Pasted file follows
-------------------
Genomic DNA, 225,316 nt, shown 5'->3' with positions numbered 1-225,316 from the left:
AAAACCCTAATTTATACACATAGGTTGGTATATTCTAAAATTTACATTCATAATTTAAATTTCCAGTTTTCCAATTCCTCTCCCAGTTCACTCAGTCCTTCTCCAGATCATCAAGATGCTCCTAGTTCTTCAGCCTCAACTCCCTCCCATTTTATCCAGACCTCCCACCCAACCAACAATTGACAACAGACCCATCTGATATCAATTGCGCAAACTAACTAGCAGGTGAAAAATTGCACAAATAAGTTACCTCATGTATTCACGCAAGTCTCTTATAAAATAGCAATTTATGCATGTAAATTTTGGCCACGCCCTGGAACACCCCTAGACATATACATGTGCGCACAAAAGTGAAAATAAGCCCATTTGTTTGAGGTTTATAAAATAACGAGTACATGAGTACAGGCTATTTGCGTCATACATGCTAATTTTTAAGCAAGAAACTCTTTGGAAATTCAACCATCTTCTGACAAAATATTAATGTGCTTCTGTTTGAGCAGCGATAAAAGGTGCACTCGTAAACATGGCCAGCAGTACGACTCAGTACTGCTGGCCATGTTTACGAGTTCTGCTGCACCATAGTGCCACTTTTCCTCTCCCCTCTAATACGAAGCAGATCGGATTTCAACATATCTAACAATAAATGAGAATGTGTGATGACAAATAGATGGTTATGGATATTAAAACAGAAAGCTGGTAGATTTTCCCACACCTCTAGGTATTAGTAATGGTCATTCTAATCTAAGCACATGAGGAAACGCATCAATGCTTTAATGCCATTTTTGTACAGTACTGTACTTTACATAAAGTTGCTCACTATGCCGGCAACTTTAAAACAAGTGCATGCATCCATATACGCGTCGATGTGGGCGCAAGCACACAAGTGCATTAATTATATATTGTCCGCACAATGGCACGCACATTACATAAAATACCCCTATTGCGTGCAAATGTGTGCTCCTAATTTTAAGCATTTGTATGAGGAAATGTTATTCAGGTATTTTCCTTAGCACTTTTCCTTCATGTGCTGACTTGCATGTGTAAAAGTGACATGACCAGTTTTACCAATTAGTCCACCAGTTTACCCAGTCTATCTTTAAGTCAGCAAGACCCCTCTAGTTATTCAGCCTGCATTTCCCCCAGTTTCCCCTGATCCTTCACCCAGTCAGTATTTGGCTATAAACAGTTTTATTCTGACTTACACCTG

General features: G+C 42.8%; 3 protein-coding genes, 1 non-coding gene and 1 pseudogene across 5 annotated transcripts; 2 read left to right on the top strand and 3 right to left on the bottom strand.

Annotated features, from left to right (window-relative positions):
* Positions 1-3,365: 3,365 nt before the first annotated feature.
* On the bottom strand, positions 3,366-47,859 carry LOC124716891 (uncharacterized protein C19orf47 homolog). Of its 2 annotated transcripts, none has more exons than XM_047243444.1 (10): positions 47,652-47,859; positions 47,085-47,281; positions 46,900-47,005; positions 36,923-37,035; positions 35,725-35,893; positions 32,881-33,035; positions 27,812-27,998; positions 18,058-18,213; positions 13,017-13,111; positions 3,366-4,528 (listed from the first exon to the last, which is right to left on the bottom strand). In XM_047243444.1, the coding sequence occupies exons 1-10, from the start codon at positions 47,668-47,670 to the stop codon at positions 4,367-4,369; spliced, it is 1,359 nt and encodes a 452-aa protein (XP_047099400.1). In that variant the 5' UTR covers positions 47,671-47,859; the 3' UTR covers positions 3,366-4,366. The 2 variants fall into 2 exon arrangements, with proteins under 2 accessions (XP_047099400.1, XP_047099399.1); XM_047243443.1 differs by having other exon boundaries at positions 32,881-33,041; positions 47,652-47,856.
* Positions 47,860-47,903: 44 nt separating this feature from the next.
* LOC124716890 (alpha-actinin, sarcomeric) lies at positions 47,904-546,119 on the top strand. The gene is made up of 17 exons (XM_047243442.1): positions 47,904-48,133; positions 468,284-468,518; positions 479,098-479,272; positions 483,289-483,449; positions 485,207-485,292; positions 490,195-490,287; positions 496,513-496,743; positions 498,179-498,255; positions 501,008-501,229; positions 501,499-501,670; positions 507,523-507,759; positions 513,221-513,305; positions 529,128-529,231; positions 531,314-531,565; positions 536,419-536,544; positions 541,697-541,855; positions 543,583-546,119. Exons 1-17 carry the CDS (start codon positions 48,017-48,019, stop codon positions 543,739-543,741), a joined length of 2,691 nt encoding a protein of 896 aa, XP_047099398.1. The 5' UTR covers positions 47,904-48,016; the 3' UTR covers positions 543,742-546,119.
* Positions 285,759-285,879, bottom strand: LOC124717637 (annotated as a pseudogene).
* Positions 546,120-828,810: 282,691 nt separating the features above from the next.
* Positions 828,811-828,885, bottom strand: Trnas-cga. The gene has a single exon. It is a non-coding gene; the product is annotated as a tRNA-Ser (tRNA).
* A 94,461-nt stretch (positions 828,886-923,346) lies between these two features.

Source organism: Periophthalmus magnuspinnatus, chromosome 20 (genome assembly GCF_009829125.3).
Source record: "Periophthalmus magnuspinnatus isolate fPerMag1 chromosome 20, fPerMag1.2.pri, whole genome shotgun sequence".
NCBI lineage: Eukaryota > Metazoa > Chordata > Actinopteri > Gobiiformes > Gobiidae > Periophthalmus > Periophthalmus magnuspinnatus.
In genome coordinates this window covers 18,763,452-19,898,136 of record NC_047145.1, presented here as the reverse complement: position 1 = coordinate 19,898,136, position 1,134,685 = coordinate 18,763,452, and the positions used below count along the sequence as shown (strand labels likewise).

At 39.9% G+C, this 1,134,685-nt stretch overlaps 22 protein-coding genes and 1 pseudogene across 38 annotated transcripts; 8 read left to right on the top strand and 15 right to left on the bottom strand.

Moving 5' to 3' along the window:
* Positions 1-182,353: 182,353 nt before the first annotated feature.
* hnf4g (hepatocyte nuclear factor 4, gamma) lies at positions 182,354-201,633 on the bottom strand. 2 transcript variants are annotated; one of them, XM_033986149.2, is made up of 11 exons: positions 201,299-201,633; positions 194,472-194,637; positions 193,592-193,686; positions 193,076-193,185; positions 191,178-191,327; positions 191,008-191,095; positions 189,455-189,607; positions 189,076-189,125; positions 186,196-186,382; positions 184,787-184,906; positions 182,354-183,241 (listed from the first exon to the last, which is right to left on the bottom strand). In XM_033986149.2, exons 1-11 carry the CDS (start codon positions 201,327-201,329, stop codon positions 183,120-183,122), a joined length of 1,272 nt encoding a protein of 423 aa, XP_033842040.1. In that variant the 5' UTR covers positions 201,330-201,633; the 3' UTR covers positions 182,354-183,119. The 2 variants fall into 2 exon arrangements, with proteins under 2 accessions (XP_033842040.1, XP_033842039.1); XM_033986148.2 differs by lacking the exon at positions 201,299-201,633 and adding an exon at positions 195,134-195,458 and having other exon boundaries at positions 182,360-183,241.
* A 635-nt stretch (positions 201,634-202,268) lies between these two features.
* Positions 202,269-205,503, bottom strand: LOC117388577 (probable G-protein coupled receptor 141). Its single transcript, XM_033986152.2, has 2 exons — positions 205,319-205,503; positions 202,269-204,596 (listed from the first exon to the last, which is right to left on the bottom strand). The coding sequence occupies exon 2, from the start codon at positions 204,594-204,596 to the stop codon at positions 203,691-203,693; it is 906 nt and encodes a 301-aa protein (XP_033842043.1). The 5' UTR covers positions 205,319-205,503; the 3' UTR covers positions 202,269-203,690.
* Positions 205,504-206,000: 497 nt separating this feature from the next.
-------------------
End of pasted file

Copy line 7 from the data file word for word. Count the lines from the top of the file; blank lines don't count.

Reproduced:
* Positions 47,860-47,903: 44 nt separating this feature from the next.